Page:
Pac-12 Feature: Nail-biting tournament concludes on Sunday
Based on the 10 games that came before it, the ending of this Pac-12 Women's Basketball Tournament has a lot to live up to.
Four days of nail-biting basketball will come down to a matchup between top-seeded Oregon State and No. 3 seed UCLA on Sunday evening (6 PT/7 MT, ESPN) after both teams earned semifinal victories the hardest way at Key Arena on Saturday night.
The old saying “Iron Sharpens Iron” has played out in Seattle in front of record crowds and the Pac-12 champion will be better for it.
“This is the No. 1 conference and we’ve been battling all year,” said Oregon State coach Scott Rueck, in the minutes after his team’s 57-55 win over Washington, a victory clinched when Washington guard Kelsey Plum’s runner into the lane bounced off the iron and away at the buzzer. “We have won a lot of games by double figures this year. But close games like this, they build character. Our team found out it can get stops when it needs to.
“This is the perfect lead-in to the NCAA Tournament. Every team is going to be battle-tested, no doubt about it.”
The Beavers reach the title game for the second time in three years, but are still waiting for their opportunity to hoist a trophy. Oregon State lost to USC two years ago, and made an early exit last season in the quarterfinals, a loss that has fueled them since.
“We learned a lot from that experience,” said Oregon State guard Sydney Wiese. “This whole season had a different vibe for us. We still aren’t satisfied.”
The Beavers relied on the stellar defense that has been their calling card all season to keep Washington in check after the Huskies traded baskets with OSU and went into the locker room tied.
But Oregon State clamped down in the second half and Washington shot just 18.2 percent in the final two quarters. Defended by Gabby Hanson, Plum finished with 14 points, well off her season average. Still the Huskies had a chance to send the game into overtime at the end when Chantel Osahor hit a 3-pointer with 36.2 seconds to go to pull Washington within 57-55.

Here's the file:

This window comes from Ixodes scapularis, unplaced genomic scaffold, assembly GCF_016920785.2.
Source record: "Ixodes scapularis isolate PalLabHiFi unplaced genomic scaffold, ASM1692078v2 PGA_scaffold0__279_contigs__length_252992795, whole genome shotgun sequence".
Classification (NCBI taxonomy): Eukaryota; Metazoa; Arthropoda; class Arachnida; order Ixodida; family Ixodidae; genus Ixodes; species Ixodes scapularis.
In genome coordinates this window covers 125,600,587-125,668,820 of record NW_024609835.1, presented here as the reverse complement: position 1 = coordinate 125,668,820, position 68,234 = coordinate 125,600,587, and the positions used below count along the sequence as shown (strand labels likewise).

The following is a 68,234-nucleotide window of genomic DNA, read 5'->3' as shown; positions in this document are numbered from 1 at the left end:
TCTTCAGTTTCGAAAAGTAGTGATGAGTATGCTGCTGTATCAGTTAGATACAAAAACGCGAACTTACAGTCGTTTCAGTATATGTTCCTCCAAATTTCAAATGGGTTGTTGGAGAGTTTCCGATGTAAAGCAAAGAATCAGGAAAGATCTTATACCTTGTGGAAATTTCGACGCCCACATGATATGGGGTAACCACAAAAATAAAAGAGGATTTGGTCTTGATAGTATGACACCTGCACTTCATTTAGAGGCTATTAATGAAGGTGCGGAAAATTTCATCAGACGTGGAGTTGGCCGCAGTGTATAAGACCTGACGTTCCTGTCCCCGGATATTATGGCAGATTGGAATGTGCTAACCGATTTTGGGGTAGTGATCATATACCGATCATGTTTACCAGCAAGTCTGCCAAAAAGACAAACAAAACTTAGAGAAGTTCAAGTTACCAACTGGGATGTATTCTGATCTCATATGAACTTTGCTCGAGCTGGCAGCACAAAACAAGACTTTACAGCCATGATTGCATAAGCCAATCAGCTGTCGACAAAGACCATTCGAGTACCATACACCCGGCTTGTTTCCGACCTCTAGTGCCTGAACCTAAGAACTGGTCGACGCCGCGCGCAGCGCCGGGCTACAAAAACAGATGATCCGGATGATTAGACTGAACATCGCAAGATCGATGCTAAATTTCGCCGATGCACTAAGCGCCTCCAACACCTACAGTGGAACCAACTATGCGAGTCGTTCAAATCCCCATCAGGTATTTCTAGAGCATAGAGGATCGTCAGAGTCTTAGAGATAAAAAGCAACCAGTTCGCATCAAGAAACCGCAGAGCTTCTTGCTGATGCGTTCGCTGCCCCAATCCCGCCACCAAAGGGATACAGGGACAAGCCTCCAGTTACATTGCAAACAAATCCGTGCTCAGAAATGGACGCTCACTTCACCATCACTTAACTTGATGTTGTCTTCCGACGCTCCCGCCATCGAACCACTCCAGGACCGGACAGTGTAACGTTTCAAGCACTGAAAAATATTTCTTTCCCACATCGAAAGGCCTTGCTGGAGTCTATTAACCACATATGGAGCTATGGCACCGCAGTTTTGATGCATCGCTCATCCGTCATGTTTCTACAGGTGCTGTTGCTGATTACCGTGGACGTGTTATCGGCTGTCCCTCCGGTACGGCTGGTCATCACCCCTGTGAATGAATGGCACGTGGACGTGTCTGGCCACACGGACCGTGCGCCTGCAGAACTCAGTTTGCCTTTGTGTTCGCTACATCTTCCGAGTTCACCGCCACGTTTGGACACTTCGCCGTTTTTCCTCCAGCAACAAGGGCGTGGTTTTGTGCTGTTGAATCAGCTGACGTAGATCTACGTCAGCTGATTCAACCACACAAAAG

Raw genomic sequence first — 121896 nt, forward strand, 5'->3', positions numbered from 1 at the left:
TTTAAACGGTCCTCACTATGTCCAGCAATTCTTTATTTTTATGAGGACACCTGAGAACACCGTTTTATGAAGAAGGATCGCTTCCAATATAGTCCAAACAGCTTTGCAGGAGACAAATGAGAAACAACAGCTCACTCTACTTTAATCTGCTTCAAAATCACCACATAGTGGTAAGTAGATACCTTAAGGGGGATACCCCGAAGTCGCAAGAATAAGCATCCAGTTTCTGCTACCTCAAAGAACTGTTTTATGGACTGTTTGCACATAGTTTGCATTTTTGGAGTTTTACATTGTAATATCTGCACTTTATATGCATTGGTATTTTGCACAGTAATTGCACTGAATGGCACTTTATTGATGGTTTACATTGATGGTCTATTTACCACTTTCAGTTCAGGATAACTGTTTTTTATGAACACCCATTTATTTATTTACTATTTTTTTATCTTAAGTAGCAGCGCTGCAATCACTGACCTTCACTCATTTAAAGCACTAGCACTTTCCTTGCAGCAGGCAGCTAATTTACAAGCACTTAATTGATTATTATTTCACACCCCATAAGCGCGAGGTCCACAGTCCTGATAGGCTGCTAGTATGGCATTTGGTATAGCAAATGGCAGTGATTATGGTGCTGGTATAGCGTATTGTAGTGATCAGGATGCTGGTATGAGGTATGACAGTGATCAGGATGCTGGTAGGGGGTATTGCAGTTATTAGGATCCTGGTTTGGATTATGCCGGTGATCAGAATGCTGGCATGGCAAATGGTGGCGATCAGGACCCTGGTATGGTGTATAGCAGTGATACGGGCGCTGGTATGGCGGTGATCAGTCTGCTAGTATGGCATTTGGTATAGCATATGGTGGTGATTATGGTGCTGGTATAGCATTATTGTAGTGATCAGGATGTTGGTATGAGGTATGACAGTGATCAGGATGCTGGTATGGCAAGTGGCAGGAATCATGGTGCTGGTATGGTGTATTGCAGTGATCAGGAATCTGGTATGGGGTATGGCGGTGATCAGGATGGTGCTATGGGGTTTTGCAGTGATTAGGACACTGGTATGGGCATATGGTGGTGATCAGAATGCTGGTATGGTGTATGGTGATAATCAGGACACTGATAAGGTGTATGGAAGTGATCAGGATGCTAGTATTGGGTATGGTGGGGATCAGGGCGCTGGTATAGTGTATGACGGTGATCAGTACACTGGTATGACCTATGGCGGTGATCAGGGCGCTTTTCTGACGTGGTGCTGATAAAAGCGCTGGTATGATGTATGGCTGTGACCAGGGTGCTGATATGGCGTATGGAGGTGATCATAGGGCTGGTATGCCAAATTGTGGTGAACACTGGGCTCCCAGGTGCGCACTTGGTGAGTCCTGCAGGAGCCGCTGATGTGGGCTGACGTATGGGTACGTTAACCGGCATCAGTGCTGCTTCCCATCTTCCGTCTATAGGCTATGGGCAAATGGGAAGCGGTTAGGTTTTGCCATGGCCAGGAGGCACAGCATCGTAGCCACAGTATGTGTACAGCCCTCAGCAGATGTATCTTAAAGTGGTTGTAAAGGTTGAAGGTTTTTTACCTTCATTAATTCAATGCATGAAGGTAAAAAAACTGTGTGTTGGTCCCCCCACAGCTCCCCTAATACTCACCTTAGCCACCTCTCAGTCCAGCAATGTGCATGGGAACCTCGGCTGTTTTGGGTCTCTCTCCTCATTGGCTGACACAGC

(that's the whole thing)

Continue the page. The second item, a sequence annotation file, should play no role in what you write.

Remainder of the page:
But the Beavers did enough to get themselves back to the title game and a chance to, as Pac-12 Player of the Year Jamie Weisner puts it, “check that off the list”.
UCLA punched its ticket into its third championship game with a 73-67 overtime win over 10th-seeded California, ending the Bears impressive and record-breaking run. The last time the Bruins appeared in the title game in 2013, they fell in a close game to Stanford.
“We always say we aren’t born for this, we are built for this,” said Bruins coach Cori Close. “We have trained hard. We played a top 10 schedule in the country. We’ve been through about every style of play you can imagine. And our players have chosen to be people of character who are willing to do the hard things and make uncommon choices. I couldn’t be more proud of the character of our team and the heart they showed.”
UCLA claimed its spot with a gutsy comeback and the high drama of a shot that changed the face of the game.
The Bruins faced down a 14-point first-half deficit, chipped away to pull close and then tied the game at 61-61 on a huge 3-pointer from the corner by Kari Korver with 7.3 seconds to go in regulation. Korver was 0-for-12 from beyond the arc before she buried the game-turning shot.
That shot gave UCLA the momentum heading into overtime, where they were able to put the game away against an exhausted Bears team, playing into overtime for the second time in three days.
Jordin Canada, who led UCLA with 26 points, said she knew her team “would not back down” when they were down by 14. The Bruins players nodded in the huddle when Close drew up the play to get Korver the ball and they mobbed her when she hit the shot.
“I knew we had the momentum then,” Canada said.
Sophomore Monique Billings, who ultimately got the better of her battle with Cal’s Kristine Anigwe, the Pac-12 Freshman of the Year, said she knew Anigwe was getting tired. Billings finished with 22 points and nine rebounds. Anigwe had 26 points and 11 rebounds and played much of the fourth quarter with four fouls.
“I respect her game so much, but I knew she was getting tired and I just tried to get my body into her and lean into her.”
The Bruins’ win ended Cal’s upstart attempt to earn a spot in the NCAA Tournament by winning a title as the No. 10 seed.
Cal coach Lindsay Gottlieb and her players were emotional after the loss.
“I told them in there, celebrating is the most fun part, and winning is really fun,” Gottlieb said. “But the second best thing in some weird way is having your guts ripped out and feeling like, you know, you want to cry, because that means you left everything out there.
“We still have a lot of room to grow, but I'm not concerned about their character, and I'm not concerned about our talent. I'm excited to move forward and get this off-season going. I'm sure they want a little rest, but I'm really proud of our team. And we will be back.”
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